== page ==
B.C. to fund 'Behind the Mask' initiative to help children, teens cope with anxiety

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The devastating impact of the COVID-19 pandemic continues to be felt across the province, with many children and teens grappling with anxiety and stress caused by the global health crisis, according to Anxiety Canada.

The province announced a $555,000 grant Wednesday, geared at limiting the long-term effects of mental health issues among youth as a result of the pandemic.

It comes on the heels of B.C. announcing it's moving into Step 3 of its restart plan, which goes into effect on Thursday.

One of the main goals of the funding being provided to Anxiety Canada is to further develop its "Behind the Mask" initiative.

The province-wide mental health literacy video series is aimed at helping young people develop the tools necessary to cope with anxiety and stress.

"The mental health of many children, youth, families and caregivers took a hit in the pandemic, so we are adding resources to help people deal with these challenges," said Sheila Malcolmson, minister of mental health and addictions, in a news release. "I am grateful for Anxiety Canada's commitment to helping young people before, during and after the pandemic."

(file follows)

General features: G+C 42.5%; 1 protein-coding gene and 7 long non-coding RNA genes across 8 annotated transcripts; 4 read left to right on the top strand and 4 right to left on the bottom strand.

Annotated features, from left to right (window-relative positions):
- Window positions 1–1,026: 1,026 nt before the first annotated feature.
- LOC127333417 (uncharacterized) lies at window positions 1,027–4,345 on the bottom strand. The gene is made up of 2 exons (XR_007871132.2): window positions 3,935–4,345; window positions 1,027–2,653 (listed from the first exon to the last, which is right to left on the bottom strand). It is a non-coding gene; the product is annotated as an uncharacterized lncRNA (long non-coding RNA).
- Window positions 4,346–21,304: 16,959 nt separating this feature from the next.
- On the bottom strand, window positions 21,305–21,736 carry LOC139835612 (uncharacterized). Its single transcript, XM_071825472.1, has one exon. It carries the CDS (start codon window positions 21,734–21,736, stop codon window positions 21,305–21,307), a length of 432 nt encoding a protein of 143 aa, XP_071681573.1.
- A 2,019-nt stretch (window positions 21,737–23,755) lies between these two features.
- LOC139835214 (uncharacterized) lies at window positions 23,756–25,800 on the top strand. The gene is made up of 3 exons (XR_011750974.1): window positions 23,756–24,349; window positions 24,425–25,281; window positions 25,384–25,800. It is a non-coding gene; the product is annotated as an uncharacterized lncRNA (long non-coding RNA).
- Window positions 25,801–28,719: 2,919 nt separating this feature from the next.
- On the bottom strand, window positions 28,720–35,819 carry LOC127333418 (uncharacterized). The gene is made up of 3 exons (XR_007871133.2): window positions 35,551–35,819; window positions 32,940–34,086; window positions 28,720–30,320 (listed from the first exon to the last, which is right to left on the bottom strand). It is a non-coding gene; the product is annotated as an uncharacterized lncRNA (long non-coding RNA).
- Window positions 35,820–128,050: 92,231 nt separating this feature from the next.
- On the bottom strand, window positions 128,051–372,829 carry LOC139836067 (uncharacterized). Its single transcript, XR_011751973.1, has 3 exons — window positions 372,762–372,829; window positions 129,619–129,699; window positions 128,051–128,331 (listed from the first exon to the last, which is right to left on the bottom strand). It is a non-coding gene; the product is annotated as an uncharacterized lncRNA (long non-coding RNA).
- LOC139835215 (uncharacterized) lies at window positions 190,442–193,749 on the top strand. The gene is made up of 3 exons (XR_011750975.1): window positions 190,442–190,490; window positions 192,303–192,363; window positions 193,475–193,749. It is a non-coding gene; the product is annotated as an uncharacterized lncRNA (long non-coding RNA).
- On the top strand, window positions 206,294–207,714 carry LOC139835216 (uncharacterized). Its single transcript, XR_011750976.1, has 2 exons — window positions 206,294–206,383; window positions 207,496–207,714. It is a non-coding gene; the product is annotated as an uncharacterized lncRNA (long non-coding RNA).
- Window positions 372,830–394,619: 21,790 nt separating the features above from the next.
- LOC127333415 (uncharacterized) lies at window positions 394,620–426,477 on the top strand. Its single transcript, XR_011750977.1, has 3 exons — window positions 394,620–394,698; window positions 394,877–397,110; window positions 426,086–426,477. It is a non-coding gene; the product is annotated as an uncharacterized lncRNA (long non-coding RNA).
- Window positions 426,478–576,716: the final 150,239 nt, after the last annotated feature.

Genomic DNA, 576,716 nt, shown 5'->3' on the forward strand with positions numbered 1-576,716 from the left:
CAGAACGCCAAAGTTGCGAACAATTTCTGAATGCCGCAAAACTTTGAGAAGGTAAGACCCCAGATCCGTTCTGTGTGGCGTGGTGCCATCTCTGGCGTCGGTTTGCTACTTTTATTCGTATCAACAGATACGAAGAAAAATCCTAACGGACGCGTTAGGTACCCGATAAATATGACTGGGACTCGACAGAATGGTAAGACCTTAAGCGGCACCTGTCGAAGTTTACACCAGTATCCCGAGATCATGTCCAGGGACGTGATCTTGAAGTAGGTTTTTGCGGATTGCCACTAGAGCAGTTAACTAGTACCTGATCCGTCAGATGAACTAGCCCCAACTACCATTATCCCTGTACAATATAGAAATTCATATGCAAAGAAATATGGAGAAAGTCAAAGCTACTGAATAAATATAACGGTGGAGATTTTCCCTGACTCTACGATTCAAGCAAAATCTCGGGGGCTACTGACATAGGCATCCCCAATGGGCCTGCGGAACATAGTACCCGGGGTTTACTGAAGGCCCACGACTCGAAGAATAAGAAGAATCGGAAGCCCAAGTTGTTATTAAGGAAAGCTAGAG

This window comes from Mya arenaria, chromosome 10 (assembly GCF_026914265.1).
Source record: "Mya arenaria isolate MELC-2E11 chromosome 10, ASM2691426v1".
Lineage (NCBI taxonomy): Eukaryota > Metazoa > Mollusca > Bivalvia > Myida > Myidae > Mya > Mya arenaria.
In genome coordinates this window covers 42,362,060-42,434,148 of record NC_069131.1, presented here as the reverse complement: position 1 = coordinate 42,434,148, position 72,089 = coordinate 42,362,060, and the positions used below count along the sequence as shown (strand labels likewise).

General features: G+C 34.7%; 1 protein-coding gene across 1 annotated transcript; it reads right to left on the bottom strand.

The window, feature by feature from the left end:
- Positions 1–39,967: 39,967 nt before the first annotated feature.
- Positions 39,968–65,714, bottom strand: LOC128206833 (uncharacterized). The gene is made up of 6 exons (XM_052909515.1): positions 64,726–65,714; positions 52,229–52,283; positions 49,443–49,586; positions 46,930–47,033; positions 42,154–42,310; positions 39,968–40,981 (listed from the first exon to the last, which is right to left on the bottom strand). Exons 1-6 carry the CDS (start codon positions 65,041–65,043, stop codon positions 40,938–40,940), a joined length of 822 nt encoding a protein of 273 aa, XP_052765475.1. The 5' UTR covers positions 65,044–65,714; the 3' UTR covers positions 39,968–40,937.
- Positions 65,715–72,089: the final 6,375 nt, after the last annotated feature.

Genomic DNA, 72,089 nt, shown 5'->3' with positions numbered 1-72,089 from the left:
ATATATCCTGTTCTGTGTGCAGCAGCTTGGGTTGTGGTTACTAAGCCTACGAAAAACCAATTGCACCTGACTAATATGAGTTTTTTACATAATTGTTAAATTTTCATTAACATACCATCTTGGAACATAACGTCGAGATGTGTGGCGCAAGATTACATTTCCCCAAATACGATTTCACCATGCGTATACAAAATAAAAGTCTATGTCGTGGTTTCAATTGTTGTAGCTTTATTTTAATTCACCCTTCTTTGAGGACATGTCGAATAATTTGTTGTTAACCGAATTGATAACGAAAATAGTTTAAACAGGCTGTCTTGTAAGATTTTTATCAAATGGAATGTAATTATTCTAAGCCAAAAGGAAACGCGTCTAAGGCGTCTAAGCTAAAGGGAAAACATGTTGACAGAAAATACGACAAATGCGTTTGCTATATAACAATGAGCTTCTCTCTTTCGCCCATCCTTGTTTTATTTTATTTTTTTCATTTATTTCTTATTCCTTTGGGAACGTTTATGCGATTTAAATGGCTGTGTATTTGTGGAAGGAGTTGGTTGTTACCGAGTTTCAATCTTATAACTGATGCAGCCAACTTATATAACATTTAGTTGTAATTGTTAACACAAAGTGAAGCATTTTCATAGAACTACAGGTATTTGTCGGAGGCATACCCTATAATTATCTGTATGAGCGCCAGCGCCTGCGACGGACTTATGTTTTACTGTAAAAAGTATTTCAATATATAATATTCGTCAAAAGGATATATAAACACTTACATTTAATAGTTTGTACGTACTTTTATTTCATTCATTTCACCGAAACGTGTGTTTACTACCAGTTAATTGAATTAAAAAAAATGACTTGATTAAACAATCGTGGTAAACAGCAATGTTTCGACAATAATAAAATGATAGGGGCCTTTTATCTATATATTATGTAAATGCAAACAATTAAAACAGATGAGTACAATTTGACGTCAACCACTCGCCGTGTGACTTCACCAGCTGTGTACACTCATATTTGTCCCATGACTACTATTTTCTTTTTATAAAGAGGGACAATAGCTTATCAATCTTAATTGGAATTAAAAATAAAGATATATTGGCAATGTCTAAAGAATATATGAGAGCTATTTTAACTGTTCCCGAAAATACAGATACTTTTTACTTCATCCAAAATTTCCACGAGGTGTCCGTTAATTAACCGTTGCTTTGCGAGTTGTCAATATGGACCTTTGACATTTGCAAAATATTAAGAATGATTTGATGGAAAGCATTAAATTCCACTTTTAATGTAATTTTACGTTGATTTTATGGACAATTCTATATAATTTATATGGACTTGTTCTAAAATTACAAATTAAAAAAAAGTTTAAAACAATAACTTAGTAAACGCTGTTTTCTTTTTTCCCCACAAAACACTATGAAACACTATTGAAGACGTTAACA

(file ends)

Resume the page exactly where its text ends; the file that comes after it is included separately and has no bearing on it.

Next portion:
The funding also supports the continued distribution of digital and print resources on anxiety disorders, as well as panel discussions and podcast interviews to further connect people and facilitate important conversation.

The videos will be produced by local animators, along with the support of Charlie Demers, a voice actor and comedian who lives with anxiety.

"As a six-year-old boy, I remember having to wear a paper mask when I visited my mom at Vancouver General Hospital, and I've always felt this experience deeply impacted my disproportionate fears of contaminating others later in life," Demers said.

"When face masks became a very necessary part of all our children's lives in 2020, I knew that without the resources to guide them out the other side of the pandemic, thousands more kids could be permanently left with similarly, very painfully skewed perspectives. I thought I could contribute in some small way to preventing some of this suffering."